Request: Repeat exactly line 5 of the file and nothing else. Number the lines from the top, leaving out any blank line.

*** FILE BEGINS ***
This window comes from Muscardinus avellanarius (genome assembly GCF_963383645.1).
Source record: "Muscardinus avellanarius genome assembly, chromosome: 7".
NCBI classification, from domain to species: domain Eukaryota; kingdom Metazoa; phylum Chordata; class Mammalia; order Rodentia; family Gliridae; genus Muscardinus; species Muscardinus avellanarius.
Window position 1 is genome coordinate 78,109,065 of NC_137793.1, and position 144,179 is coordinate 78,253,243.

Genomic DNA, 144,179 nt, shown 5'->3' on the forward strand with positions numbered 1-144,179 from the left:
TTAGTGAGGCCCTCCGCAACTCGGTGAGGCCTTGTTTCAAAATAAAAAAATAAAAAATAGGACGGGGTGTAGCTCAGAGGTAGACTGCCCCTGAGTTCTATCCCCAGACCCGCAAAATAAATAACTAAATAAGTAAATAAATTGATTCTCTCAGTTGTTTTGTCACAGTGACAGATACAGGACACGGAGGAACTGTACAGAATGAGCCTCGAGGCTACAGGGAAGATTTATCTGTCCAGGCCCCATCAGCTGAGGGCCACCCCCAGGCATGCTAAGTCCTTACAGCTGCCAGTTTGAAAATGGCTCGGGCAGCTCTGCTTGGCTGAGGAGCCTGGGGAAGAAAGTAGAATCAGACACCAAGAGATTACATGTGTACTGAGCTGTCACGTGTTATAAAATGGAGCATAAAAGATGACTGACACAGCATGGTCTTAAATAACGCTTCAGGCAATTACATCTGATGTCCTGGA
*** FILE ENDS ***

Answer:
Genomic DNA, 144,179 nt, shown 5'->3' on the forward strand with positions numbered 1-144,179 from the left: